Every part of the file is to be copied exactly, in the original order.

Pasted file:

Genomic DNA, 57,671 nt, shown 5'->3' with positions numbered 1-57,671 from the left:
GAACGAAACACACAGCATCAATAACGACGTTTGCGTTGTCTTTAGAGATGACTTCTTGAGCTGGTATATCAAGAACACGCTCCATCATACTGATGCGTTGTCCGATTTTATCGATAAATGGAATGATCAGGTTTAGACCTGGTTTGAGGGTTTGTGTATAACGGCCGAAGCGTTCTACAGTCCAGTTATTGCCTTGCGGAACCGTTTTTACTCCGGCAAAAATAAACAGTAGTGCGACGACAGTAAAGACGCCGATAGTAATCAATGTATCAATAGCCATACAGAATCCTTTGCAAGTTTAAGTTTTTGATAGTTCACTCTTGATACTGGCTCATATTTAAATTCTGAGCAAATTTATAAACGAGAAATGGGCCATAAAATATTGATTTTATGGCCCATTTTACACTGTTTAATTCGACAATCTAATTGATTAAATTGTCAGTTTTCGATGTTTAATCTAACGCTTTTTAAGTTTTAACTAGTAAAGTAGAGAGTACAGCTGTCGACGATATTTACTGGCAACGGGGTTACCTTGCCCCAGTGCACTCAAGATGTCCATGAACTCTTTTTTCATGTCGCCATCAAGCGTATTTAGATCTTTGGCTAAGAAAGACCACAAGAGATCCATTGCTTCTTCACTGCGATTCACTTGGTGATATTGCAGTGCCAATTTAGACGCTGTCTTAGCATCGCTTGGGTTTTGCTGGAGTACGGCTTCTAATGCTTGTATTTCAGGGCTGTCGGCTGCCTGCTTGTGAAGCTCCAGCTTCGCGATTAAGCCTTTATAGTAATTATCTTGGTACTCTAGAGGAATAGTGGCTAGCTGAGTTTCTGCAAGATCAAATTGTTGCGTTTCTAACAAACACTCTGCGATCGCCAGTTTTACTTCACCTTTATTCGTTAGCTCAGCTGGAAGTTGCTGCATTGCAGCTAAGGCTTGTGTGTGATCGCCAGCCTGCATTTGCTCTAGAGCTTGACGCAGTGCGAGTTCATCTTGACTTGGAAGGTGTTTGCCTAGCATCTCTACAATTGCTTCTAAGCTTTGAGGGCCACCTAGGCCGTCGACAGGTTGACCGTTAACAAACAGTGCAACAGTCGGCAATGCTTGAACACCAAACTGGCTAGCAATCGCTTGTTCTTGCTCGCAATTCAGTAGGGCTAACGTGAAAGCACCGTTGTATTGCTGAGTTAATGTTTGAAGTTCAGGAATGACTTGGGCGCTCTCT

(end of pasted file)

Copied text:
Genomic DNA, 57,671 nt, shown 5'->3' with positions numbered 1-57,671 from the left:
GAACGAAACACACAGCATCAATAACGACGTTTGCGTTGTCTTTAGAGATGACTTCTTGAGCTGGTATATCAAGAACACGCTCCATCATACTGATGCGTTGTCCGATTTTATCGATAAATGGAATGATCAGGTTTAGACCTGGTTTGAGGGTTTGTGTATAACGGCCGAAGCGTTCTACAGTCCAGTTATTGCCTTGCGGAACCGTTTTTACTCCGGCAAAAATAAACAGTAGTGCGACGACAGTAAAGACGCCGATAGTAATCAATGTATCAATAGCCATACAGAATCCTTTGCAAGTTTAAGTTTTTGATAGTTCACTCTTGATACTGGCTCATATTTAAATTCTGAGCAAATTTATAAACGAGAAATGGGCCATAAAATATTGATTTTATGGCCCATTTTACACTGTTTAATTCGACAATCTAATTGATTAAATTGTCAGTTTTCGATGTTTAATCTAACGCTTTTTAAGTTTTAACTAGTAAAGTAGAGAGTACAGCTGTCGACGATATTTACTGGCAACGGGGTTACCTTGCCCCAGTGCACTCAAGATGTCCATGAACTCTTTTTTCATGTCGCCATCAAGCGTATTTAGATCTTTGGCTAAGAAAGACCACAAGAGATCCATTGCTTCTTCACTGCGATTCACTTGGTGATATTGCAGTGCCAATTTAGACGCTGTCTTAGCATCGCTTGGGTTTTGCTGGAGTACGGCTTCTAATGCTTGTATTTCAGGGCTGTCGGCTGCCTGCTTGTGAAGCTCCAGCTTCGCGATTAAGCCTTTATAGTAATTATCTTGGTACTCTAGAGGAATAGTGGCTAGCTGAGTTTCTGCAAGATCAAATTGTTGCGTTTCTAACAAACACTCTGCGATCGCCAGTTTTACTTCACCTTTATTCGTTAGCTCAGCTGGAAGTTGCTGCATTGCAGCTAAGGCTTGTGTGTGATCGCCAGCCTGCATTTGCTCTAGAGCTTGACGCAGTGCGAGTTCATCTTGACTTGGAAGGTGTTTGCCTAGCATCTCTACAATTGCTTCTAAGCTTTGAGGGCCACCTAGGCCGTCGACAGGTTGACCGTTAACAAACAGTGCAACAGTCGGCAATGCTTGAACACCAAACTGGCTAGCAATCGCTTGTTCTTGCTCGCAATTCAGTAGGGCTAACGTGAAAGCACCGTTGTATTGCTGAGTTAATGTTTGAAGTTCAGGAATGACTTGGGCGCTCTCT